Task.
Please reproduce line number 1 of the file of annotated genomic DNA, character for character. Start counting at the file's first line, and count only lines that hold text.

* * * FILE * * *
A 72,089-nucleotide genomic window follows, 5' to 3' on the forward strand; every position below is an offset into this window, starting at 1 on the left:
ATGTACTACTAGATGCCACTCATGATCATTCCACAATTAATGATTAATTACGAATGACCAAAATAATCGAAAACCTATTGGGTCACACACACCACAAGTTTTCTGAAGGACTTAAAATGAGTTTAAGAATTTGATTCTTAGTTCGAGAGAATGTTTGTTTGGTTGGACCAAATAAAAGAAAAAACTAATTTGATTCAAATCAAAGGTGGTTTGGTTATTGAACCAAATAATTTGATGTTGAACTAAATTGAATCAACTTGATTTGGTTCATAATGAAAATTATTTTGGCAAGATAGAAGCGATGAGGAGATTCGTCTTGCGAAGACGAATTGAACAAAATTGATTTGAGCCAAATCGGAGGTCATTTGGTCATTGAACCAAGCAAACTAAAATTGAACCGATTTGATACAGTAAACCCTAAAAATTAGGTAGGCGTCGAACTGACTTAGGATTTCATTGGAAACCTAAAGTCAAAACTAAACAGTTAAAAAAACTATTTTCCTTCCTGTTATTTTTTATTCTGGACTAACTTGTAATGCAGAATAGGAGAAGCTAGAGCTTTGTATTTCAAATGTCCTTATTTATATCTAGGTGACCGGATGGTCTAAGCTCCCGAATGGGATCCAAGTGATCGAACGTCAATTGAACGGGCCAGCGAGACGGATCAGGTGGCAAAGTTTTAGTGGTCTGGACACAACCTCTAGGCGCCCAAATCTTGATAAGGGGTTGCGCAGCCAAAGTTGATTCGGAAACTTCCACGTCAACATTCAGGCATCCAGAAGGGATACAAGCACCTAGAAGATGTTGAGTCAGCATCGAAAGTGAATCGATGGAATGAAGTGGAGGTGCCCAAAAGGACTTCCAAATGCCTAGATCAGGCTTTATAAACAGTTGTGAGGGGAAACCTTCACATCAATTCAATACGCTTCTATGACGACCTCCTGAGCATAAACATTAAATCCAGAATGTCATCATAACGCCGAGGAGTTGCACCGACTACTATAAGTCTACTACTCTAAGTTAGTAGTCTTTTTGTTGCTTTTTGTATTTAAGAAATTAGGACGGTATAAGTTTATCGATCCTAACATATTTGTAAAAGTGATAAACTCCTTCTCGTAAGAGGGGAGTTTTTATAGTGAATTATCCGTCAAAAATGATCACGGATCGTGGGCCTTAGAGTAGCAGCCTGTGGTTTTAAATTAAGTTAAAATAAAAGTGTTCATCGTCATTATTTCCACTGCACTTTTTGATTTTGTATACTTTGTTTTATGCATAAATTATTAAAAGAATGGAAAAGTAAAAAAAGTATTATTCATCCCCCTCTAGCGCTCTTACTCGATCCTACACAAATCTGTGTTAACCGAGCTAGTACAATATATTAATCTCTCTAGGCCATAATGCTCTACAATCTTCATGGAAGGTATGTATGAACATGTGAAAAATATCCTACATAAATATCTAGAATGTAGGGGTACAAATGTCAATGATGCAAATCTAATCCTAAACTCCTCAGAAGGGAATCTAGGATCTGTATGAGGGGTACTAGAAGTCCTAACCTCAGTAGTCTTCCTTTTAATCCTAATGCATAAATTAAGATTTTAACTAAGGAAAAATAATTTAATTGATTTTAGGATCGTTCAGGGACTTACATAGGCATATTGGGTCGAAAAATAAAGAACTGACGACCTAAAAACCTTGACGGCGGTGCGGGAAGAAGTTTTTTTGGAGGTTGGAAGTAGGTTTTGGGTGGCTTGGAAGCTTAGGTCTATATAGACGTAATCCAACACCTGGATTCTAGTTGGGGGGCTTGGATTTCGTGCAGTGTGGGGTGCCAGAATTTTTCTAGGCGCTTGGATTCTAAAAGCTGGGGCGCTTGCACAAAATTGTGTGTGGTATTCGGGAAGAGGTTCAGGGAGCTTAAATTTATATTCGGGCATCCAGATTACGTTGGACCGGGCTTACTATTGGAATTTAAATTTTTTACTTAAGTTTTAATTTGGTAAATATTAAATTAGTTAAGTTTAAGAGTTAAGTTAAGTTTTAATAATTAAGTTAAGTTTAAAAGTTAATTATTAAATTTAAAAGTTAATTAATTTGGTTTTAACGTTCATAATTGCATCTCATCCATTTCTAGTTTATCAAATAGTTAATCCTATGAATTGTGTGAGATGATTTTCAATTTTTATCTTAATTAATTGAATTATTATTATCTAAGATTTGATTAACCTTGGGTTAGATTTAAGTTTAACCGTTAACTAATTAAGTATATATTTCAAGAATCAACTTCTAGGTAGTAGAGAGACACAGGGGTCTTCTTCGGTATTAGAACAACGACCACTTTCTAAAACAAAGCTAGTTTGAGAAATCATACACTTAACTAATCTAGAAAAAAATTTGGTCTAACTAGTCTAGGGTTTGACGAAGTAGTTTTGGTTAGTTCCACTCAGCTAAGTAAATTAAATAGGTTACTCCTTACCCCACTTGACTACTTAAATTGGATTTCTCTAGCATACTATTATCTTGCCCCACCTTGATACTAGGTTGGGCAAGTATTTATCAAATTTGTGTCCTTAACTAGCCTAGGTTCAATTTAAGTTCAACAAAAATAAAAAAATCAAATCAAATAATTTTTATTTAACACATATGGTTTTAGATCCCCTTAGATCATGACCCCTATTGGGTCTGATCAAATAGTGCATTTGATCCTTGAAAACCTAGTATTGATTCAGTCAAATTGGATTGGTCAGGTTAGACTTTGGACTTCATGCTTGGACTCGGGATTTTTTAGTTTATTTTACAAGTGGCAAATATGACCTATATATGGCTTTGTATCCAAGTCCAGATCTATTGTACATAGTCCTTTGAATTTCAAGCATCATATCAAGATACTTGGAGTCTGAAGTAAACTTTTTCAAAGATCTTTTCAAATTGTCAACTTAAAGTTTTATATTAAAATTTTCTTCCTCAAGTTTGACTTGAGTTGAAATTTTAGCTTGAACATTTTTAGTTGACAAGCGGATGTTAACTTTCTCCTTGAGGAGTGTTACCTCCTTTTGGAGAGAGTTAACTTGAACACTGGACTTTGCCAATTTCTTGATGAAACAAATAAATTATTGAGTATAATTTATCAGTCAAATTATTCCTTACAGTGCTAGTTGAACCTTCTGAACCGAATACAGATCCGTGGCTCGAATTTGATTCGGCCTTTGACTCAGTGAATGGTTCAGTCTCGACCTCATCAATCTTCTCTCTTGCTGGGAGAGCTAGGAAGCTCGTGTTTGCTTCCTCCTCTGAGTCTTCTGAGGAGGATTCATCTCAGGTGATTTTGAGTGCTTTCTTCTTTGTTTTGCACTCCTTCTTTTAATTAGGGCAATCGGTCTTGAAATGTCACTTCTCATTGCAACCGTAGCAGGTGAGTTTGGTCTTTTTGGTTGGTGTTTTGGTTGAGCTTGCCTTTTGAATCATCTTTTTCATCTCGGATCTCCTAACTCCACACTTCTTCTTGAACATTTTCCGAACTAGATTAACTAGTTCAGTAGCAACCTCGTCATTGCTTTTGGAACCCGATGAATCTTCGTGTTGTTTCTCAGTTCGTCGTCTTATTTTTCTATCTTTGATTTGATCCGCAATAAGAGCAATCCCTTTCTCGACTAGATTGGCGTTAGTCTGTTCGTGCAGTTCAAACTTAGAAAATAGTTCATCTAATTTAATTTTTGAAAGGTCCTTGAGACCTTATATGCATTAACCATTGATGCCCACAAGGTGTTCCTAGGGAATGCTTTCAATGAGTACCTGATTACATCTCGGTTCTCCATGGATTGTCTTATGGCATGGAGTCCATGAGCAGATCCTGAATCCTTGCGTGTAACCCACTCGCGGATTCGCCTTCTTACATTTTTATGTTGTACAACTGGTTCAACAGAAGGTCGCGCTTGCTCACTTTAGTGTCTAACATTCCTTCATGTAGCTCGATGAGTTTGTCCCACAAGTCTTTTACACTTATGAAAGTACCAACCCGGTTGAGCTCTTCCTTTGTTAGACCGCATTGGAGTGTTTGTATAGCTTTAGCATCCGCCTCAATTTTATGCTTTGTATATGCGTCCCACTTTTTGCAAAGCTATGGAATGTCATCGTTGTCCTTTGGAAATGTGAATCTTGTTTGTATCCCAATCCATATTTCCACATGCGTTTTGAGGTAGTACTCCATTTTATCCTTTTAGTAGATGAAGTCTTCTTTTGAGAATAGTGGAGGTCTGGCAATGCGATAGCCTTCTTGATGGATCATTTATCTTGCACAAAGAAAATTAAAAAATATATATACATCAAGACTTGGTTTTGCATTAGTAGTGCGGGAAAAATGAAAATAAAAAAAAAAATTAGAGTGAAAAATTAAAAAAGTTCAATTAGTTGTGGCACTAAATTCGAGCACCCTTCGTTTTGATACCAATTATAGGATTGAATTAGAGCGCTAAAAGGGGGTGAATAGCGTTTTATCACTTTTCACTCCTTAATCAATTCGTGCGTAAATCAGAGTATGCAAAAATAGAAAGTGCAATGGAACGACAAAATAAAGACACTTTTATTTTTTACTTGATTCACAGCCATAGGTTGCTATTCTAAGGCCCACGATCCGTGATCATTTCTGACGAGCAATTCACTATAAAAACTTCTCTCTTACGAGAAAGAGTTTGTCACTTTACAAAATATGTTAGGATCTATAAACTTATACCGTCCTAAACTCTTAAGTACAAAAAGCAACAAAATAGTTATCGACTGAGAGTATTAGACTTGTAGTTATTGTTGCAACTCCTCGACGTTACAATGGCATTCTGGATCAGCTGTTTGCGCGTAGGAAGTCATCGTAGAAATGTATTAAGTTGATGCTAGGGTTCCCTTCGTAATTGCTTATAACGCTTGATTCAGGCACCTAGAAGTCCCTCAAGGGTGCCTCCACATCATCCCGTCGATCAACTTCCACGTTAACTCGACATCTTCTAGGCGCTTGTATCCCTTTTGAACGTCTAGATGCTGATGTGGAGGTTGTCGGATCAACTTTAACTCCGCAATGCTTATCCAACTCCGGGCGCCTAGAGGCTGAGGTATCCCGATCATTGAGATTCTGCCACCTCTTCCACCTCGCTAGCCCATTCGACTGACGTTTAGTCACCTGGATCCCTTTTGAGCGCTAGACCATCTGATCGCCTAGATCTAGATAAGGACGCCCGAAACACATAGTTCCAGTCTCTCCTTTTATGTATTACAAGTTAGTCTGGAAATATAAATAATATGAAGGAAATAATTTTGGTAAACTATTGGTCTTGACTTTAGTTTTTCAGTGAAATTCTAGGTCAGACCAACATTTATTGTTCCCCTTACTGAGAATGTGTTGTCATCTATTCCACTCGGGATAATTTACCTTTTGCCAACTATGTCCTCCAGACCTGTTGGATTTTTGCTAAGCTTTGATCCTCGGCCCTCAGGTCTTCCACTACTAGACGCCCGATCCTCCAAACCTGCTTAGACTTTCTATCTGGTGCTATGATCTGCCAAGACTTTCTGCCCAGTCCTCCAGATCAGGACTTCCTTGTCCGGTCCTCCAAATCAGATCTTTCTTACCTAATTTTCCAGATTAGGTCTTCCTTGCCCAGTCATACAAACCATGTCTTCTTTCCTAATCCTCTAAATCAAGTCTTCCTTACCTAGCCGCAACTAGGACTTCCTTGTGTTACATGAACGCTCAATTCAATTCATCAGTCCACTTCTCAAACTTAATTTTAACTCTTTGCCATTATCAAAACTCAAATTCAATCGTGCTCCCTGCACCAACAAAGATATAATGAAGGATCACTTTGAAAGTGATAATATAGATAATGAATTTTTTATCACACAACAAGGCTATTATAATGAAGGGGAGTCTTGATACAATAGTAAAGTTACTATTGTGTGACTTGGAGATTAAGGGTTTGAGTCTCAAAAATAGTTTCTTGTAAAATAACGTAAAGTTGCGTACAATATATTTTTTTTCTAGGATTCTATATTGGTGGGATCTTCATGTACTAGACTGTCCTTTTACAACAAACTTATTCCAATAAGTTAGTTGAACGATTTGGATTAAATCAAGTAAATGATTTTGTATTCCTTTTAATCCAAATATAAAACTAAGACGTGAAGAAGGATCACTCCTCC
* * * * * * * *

A 72,089-nucleotide genomic window follows, 5' to 3' on the forward strand; every position below is an offset into this window, starting at 1 on the left: